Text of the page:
The bad news is that the Phillies failed to score more than three runs for the twelfth consecutive game. The lineup generated threats in only three of the eight innings in which it came to bat and, in total, collected only six hits (although it also added five walks and a HBP).
The good news, of course, was that Roy Halladay was pitching tonight, in his first start since his perfect game against the Marlins last Saturday (which was also the last game the Phils had won). After Halladay retired the first two batters of the game, Adrian Gonzalez singled, keeping Johnny Vander Meer's record of two consecutive no-hitters and Mark Buehrle's record of forty-five consecutive outs safe for another day. Halladay was not at his absolute sharpest, giving up a run on three singles in the second, and a second run on a Gonzalez sacrifice fly in the fifth. In all, though, it was good enough to keep the game winnable even for an anemic offense.
The other piece of good news was that the lineup's approaches at the plate seemed - marginally, in fits and starts - better than those we'd seen for the previous eleven games. After looking as grounded as ever for the first two-and-a-third innings, the Phils broke through in the third with a single by Roy Halladay, followed by a home run by Shane Victorino (only their second homer since their slump began on May 22). In the fifth, they took the lead for good on a bases-loaded walk by Jayson Werth. Padres starting pitcher Mat Latos was forced for the game with a pitch count of 103 over five innings, and Padres pitchers threw 160 pitches combined - the highest per-inning figure that Phillies batters have induced since the infamous Mick Billmeyer game on May 10, when they put nine runs on the board in Coors FIeld while forcing Rockies pitchers to throw 194 pitches. Struggling power hitters Chase Utley, Ryan Howard, and Jayson Werth all worked walks. Hopefully, it's a sign that they're finally starting to "see the ball better" and that happier times are close at hand.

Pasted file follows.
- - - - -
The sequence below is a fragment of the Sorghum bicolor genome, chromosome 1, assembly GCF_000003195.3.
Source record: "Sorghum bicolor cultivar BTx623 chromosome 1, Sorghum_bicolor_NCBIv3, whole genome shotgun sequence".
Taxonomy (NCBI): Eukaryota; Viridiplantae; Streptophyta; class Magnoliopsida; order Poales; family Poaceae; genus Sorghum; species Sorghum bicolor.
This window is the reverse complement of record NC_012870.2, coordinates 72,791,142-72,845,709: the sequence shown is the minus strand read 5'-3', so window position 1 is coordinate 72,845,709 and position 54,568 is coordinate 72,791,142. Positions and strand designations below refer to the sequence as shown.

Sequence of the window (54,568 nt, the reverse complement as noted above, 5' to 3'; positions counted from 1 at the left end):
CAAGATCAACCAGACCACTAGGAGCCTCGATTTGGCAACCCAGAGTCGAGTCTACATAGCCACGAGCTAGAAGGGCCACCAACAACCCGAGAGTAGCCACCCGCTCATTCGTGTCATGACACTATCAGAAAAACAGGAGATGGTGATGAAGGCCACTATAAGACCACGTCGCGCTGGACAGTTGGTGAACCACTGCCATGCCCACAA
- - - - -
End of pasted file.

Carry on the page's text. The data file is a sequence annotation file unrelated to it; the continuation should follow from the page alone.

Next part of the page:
Halladay left the game after seven innings, having thrown a very reasonable 108 pitches (80 of which were strikes). Jose Contreras began the eighth but worked his way into trouble with an HBP and a walk, bringing shockingly slim pinch-hitter/local folk hero Matt Stairs to the plate with two on and one out. Charlie Manuel replaced Contreras with J.C. Romero, prompting Padres manager Bud Black to replace Stairs with a righthanded batter - whom Romero walked. But Romero escaped in one of his patented high-wire acts, by causing Chris Denorfia to ground into a 5-3 double play to end the inning.
The Phillies loaded the bases in the bottom of the eighth but failed to tack on any insurance runs, with Brad Lidge (whose long consecutive-saves streak came to an end against the Padres last April) looming in the bullpen. But as it turned out, Lidge was DOMINANT in the ninth, setting the Padres down in order and striking out the last two batters on nasty, nasty sliders.
Jamie Moyer will try to keep it going against the surprising Jon Garland tomorrow night. The Dodgers are, as of now, beating the Braves, so let's hope what we're seeing now is the turning of the tide.